The Royal Canadian Regiment was formed as the Infantry School Corps in 1883. Since that date, the regiment has been involved in nearly every conflict and operation involving the deployment of Canadian Forces units or personnel.
William was wounded while serving in Afghanistan. Despite the challenges involved with his long recovery, he has made enormous progress and his spirits are high. He is now paired with Vantage, from the Assistance Dogs Division of Canadian Guide Dogs for the Blind.
William says, “A couple of months after my injury, my occupational therapist suggested that I might be eligible for an assistance dog. I was immediately interested, but I had just started physiotherapy and learning to walk on prosthetics. I felt it was not the right time. It was about a year later that I sent in the paperwork.”
Shortly thereafter, William met with a trainer from Canadian Guide Dogs for the Blind’s Assistance Dogs Division, and he was introduced to a couple of dogs. He still felt uncertain about how much he would be walking, so he decided to wait until this was a little clearer. The training started about a year later, when William could work on handling a dog from both the wheelchair and in a standing position. His walking was still very unstable, but he started with the chair and adjusted to the legs as he could.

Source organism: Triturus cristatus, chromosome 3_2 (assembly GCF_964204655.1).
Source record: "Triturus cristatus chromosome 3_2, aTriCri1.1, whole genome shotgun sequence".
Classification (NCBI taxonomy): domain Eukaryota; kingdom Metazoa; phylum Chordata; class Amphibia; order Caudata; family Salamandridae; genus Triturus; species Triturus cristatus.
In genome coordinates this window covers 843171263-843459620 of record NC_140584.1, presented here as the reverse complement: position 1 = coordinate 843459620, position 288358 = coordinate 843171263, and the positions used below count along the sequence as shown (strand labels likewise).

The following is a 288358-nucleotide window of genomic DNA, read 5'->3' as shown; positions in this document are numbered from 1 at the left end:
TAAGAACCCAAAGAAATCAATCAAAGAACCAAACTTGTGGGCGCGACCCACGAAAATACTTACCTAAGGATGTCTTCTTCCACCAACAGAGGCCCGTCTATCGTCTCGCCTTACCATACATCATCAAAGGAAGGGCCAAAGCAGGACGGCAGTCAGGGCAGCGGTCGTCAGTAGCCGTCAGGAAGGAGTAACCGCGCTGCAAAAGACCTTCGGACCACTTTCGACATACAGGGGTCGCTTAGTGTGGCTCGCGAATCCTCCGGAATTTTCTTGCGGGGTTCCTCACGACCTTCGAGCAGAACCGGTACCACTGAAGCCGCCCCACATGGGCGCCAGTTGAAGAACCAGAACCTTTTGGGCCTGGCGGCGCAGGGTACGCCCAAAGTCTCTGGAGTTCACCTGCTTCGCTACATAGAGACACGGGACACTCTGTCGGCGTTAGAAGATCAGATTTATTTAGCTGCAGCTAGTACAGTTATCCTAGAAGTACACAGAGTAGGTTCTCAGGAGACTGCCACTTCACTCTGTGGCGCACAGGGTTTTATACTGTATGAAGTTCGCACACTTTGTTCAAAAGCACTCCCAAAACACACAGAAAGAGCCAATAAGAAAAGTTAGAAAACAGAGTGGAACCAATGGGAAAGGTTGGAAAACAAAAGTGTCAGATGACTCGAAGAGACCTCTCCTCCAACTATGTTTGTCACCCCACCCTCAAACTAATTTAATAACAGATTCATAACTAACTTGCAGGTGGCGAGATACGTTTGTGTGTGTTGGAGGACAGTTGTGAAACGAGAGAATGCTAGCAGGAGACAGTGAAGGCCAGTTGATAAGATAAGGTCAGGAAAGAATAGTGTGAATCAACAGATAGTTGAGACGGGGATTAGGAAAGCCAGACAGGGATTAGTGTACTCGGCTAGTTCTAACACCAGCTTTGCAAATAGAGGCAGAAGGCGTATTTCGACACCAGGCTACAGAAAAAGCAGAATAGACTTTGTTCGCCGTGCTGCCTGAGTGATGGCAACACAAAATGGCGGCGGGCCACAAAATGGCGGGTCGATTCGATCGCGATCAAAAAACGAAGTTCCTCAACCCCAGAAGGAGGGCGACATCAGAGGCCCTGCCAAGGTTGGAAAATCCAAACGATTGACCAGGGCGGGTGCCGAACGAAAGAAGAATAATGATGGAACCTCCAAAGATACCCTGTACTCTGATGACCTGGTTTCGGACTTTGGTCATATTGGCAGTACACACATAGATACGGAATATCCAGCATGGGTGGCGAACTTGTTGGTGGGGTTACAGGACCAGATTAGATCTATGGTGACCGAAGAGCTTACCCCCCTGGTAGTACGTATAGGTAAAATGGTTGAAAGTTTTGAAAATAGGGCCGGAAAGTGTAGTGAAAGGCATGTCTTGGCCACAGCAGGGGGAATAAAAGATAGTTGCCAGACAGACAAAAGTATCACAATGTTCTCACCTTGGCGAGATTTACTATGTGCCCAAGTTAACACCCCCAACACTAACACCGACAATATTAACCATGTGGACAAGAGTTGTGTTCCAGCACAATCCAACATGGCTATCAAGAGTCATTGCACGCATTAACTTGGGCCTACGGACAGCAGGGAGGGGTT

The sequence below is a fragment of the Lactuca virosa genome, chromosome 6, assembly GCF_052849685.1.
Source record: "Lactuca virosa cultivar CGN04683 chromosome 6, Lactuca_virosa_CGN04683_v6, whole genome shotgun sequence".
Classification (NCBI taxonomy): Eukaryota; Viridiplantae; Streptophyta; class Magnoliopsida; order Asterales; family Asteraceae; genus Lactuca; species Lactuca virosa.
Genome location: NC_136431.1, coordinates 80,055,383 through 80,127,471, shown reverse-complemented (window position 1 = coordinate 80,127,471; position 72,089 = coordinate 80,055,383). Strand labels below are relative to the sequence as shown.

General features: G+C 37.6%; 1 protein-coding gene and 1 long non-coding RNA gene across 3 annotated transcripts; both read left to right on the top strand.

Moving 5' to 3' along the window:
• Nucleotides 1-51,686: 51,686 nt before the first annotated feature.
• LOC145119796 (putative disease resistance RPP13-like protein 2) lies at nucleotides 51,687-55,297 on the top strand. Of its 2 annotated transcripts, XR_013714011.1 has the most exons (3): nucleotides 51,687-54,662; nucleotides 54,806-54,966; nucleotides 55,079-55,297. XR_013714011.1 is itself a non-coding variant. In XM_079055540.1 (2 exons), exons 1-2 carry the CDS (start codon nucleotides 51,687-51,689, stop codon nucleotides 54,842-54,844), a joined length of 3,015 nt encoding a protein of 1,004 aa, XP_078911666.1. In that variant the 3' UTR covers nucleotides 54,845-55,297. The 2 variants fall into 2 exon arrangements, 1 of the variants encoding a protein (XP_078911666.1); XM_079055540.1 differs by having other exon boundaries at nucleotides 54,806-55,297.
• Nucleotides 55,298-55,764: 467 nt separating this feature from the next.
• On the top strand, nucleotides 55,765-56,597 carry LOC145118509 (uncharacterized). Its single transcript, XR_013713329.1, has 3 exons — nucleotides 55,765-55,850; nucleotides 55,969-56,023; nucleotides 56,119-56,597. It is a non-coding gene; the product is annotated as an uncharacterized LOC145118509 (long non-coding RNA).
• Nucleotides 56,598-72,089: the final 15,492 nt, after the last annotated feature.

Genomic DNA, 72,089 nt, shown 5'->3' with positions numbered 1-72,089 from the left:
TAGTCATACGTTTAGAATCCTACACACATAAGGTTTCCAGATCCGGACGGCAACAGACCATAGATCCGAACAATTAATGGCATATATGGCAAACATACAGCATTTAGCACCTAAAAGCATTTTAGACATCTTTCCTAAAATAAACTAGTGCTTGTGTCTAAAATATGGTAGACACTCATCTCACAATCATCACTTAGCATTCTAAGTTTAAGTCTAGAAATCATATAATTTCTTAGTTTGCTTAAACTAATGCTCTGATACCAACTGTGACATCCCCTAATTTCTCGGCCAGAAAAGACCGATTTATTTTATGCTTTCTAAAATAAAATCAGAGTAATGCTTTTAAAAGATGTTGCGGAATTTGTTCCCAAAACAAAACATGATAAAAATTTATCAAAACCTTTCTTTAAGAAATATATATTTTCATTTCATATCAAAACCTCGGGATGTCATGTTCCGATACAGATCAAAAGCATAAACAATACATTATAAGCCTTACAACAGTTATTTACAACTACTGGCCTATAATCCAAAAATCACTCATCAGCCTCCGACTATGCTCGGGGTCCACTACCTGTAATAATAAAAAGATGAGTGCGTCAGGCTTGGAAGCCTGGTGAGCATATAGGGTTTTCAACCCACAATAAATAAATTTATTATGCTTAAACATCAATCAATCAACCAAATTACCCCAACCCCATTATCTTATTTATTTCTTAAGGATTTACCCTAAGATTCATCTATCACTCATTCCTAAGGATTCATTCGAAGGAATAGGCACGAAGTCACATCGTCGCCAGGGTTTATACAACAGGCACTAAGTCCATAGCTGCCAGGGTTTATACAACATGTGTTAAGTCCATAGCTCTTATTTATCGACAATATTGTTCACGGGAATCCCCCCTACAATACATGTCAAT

“The training was extremely educational, learning how a dog’s mind works and all the different commands he is capable of,” says William. He received Vantage on the second day of training and the dog was permitted to stay at William’s home from that point, as he continued the training course. William was advised that it could take from three to six months before Vantage would bond with him. He says, even knowing what to expect, he questioned whether he had made a mistake.